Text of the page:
New York City, like many other cities around the world, is facing the complex reality of climate change and its severe impacts on the urban environment. In October 2012, Hurricane Sandy hit New York City, flooding 17% of the city's land, claiming 44 lives, and causing $19 billion in damages and lost economic activity. Neighborhoods were devastated: 88,700 buildings were flooded; 23,400 businesses were impacted; and our region's infrastructure was seriously disrupted. Over 2,000,000 residents were without power for weeks and fuel shortages persisted for over a month.
Flowing from the Hudson River, East River, and New York Harbor, Sandy's storm surge overtopped bulkheads all around lower Manhattan, sending floodwaters racing inland. Across the area, flooding typically reached one to two blocks from the coastline at depths of two to three feet. At the peak of the storm, the Battery experienced water heights of more than 14 feet above Mean Lower Low Water (MLLW), eclipsing the previous high water mark from Hurricane Donna in 1960 by nearly four feet.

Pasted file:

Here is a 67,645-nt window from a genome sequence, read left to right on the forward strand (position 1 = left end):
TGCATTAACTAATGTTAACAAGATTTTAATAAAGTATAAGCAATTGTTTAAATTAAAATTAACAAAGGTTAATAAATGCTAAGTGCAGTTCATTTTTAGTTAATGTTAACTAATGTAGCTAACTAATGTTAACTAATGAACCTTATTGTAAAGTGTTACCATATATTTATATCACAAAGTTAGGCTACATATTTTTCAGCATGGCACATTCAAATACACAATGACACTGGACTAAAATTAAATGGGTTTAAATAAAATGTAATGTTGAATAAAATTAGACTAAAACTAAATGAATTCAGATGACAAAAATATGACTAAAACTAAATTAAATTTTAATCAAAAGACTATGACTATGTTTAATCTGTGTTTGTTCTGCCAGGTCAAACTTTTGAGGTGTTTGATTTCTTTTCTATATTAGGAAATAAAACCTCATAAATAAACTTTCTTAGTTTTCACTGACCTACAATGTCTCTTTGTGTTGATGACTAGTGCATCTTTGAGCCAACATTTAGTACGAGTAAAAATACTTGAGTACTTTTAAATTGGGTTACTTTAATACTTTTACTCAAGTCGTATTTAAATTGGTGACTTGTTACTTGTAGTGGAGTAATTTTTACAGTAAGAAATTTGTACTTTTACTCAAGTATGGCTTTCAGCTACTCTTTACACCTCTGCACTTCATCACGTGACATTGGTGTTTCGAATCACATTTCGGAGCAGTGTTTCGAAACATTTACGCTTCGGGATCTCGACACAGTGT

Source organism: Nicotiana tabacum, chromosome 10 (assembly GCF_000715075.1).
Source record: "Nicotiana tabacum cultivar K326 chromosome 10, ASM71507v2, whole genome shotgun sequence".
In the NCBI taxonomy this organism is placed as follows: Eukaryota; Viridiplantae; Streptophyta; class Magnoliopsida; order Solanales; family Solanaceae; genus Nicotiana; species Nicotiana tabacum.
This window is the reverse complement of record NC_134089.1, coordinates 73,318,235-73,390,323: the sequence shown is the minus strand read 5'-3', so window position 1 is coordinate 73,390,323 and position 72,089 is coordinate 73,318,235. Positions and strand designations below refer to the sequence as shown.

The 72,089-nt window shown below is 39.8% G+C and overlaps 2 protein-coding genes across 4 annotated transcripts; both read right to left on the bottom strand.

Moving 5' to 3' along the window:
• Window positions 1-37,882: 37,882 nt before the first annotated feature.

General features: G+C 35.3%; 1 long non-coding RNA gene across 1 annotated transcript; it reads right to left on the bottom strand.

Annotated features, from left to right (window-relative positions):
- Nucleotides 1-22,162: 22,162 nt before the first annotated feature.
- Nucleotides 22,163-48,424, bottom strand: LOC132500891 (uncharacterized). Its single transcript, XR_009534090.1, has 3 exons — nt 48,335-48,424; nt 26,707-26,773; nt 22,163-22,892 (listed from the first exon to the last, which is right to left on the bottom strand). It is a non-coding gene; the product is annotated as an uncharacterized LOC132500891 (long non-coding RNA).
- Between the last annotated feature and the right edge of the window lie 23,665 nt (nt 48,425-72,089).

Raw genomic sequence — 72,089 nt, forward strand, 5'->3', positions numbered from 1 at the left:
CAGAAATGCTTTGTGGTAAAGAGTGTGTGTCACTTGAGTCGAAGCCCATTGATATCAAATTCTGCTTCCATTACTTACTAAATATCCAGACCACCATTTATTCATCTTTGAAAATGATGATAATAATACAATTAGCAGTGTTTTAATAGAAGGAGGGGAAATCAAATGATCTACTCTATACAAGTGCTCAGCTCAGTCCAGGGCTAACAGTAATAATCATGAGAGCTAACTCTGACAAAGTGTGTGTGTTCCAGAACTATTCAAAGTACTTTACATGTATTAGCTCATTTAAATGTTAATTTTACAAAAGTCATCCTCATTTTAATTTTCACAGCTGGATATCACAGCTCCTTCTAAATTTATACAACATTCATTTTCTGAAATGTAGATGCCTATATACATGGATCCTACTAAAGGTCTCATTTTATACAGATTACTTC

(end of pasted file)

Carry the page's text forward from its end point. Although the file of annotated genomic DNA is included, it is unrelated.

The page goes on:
Because Lower Manhattan is a critical economic, cultural, and civic hub for New York City and the region, the impacts of climate change on Lower Manhattan extend far beyond the District.
As one of the most recognizable and iconic waterfronts in the world, Lower Manhattan is home to at-risk populations, economic activity of national importance, and critical transportation and utility infrastructure. Critical to the global economy, the area hosts more than 100,000 residents, 300,000 jobs, and 12,000 businesses. It also includes the important financial capital of Wall Street, an active waterfront, and access to cultural destinations such as Liberty Island, Ellis Island, and Governors Island. These assets, which make Lower Manhattan unique, also underscore the importance of the LMCR Project.
Major reports in 2018 have solidified the scientific consensus that, absent significant action, climate change will produce devastating global consequences at a faster rate than previously thought. A plan for action is needed to ensure that Lower Manhattan's vitality and growth continues in this century and into the next.